Wednesday, September 17, 2008

Spore (four)

I know it seems like I'm making a post a day about this--wait, I AM making a post today about this--but like I said, this issue has legs.

Remember what I said about fragmenting the protest base? Here are a few excerpts from an e-mail interview MTV multiplayer did with EA spokesperson Mariam Sughayer.

First off, EA is trying to claim that the issue surrounding running out of activations only applies to a few users. Here are the numbers they presented:
Spore (main game)
• Total activations: 437138
• Users activating on only 1 machine: 86%
• Users activating on more than 1 machine: 14%
• User trying to activate on more than 3 machines: 0.4%

They also included the activation numbers for Mass Effect, which showed that the 3+ activation users were below 1% as well.

Does that matter? in a tactical sense, no. What matters is that the 1% has been effectively vocal. That also doesn't include people who have objections to limited installations, but haven't tried to install on more than three machines.

Plus, and this is quite funny, EA sent this information shortly after the interview went live:
UPDATE - An EA representative has clarified that the above numbers cover a sampling of the people who have bought “Spore” and should not be interpreted as a representation of sales data for the game.

Really? Because to me, those numbers mean nothing if they're "sampled." I think EA just accidentally released sales information. Oops.

Here's more:
Complaint: A legitimately bought copy of “Spore” can’t be activated on more than three different computers — ever.
EA Response: That will be changed, according to the EA spokesperson, who told Multiplayer that the current limit on the number of computers that can be associated with a single copy of “Spore” is “very similar to a solution that iTunes has. The difference is that with iTunes you can de-authorize a computer [that you no longer want associated with your iTunes content]. Right now, with our solution, you can’t. But there is a patch coming for that.” The official timeframe for that patch is “near future.”

That makes sense, both common sense and tactical sense. Like I said, what I expect EA to do is make one change at a time, hoping that each change will splinter off a few people who had previously been dissatisfied.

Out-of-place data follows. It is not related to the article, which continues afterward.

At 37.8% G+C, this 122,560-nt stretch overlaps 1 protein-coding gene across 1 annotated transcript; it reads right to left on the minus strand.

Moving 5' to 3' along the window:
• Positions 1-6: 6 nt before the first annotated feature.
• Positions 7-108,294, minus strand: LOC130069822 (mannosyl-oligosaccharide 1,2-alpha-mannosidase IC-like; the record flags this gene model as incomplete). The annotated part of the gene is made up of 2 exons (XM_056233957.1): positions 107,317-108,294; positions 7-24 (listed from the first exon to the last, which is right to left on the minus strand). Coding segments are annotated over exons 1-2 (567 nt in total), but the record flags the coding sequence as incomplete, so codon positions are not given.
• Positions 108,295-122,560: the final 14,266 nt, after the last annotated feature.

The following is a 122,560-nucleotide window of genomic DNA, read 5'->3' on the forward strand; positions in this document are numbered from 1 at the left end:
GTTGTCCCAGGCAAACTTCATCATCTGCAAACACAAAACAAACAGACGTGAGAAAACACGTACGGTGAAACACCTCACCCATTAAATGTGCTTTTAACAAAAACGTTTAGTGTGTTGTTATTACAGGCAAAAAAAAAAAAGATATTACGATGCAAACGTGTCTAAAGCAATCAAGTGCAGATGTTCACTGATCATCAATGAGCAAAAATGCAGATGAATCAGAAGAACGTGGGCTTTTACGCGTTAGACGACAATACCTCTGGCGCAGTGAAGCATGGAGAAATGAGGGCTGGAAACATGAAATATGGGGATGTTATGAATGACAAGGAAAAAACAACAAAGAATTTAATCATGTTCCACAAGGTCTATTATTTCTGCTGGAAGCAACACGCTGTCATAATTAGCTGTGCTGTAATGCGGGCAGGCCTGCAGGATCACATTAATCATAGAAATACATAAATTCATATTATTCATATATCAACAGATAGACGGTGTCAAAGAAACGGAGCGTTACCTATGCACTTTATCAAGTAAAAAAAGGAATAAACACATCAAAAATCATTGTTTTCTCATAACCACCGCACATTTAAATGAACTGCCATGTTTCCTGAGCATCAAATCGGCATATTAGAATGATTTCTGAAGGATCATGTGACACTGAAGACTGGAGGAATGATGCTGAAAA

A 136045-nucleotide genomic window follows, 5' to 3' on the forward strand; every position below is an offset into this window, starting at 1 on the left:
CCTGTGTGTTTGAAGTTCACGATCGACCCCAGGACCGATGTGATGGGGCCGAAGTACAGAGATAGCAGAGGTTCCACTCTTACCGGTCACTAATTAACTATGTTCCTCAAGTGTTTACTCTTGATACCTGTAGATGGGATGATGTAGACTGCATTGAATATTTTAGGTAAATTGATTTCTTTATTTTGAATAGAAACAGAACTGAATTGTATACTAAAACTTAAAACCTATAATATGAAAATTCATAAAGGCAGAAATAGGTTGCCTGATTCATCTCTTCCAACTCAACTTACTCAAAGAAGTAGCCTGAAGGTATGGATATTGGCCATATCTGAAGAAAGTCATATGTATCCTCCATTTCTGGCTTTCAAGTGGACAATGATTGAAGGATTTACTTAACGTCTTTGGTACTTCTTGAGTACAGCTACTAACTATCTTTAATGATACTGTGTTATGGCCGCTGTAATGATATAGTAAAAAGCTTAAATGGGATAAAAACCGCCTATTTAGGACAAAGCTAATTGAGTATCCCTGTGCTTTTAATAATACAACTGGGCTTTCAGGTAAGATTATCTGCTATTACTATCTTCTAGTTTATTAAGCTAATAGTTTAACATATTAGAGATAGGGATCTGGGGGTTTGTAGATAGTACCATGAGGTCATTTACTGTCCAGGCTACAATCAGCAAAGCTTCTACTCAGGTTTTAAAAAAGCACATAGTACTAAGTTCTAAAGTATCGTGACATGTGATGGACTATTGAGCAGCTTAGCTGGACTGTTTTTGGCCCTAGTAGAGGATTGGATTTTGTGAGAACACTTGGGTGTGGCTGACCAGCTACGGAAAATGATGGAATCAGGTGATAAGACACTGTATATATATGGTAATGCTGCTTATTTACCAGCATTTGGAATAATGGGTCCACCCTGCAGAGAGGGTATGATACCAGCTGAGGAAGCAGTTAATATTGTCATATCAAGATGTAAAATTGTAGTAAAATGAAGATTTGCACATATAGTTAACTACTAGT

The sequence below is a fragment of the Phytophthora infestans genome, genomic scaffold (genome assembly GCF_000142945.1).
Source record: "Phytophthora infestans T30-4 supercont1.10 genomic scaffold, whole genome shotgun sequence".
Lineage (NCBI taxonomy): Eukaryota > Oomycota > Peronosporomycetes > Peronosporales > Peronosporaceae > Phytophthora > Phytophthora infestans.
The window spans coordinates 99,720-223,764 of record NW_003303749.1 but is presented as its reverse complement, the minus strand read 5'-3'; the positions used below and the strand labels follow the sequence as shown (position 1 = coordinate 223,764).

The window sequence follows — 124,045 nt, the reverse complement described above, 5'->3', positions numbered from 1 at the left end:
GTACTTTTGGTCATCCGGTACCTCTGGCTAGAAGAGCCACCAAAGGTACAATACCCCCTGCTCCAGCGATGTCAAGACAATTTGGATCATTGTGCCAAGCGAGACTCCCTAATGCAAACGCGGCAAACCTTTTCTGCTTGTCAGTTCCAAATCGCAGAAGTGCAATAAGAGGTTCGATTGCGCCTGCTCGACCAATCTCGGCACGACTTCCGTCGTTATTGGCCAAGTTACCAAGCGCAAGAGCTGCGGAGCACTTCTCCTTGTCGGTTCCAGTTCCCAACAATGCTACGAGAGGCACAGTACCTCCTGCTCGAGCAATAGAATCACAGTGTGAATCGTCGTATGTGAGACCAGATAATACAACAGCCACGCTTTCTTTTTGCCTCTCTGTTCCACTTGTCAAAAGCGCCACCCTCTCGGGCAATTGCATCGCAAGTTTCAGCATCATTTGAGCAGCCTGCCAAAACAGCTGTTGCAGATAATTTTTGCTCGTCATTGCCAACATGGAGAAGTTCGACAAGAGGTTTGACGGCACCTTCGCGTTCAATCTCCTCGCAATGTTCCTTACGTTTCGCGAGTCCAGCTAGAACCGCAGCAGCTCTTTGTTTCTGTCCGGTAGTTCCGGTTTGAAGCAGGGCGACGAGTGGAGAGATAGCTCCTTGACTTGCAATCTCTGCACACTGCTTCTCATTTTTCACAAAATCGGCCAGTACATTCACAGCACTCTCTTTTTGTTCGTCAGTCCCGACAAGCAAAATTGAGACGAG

Complaint: Consumers fear there is spyware being installed by the SecurROM copy-protection software incorporated into the game.
EA Response: “There’s no viruses, no spyware and no malware…We have located a download off of one of the Torrent sites that is a virus. The thing I would say to the consumer audience is that, if you’re concerned with a virus on your computer, the chances of that are infinitely higher when you’re downloading off of a hacked version than it would be downloading the authentic game. We would never put any spyware on anyone’s computers. That’s not going to happen.”

That's a tough sell for EA: large corporation says "never." Of course, the definition of "spyware" may not be consistent from consumer to corporation. It's going to be very difficult to convince a large number of consumers with a promise. Promises can be very convincing when given by individuals. By corporations, though, not so much.

Complaint: The “Spore” instruction manual claims that a purchaser of “Spore” can allow multiple users to create online accounts with a single copy of the game. The game does not allow this.
EA Response: The company has already stated this is a misprint in the manual and referred Multiplayer back to
a statement issued by “Spore” executive producer Lucy Bradshaw apologizing for “the confusion.” But EA has not replied to Multiplayer follow-up questions regarding why the company implemented this restriction and what EA makes of complaints from households that include multiple people who want to have separate “Spore” accounts associated with a single copy of the game.

I wish I was smart enough to understand why this seem so important to EA, but I'm not. I have no idea why they want this restriction, and why they would continue to hold onto it in the face of mounting criticism. Obviously, it must be worth something in the larger scheme of things, but exactly what is not known at this point. Well, not known by me.

Complaint: The requirement for a “Spore” user to have their ownership of the game automatically authenticated every time they access the game’s online features threatens to render the game useless if EA someday turns the “Spore” servers off.
EA Response: “If we were to ever turn off the servers on the game, we would put through a patch before that to basically make the DRM null and void. We’re never walking away from the game and making it into a situation where people aren’t going to be able to play it.”

Never? Really?

Here's the problem with that believing that statement: EA's own CEO, John Riccitiello. Remember his interview with Venture Beat less than three months ago?
"I don't think the investors give a sh*t about our quality. They care about our earnings per share. They wait for it to happen. We had three years where we didn't make our expectations. If I were an investor, I would wait and see. That's fine with me," Riccitiello explained.

Oh, yeah--THAT guy.

Inconveniently, a corporation's real responsibility is to its shareholders first. So if shareholders don't give a shit when it comes to the quality of the product being sold to consumers, do they give a shit about whether the corporation is honest to consumers?

Doesn't sound like it, does it?

So does this mean EA will screw us in the future? Not necessarily. Does it mean we should trust them? Not necessarily.

As always, let the buyer beware.

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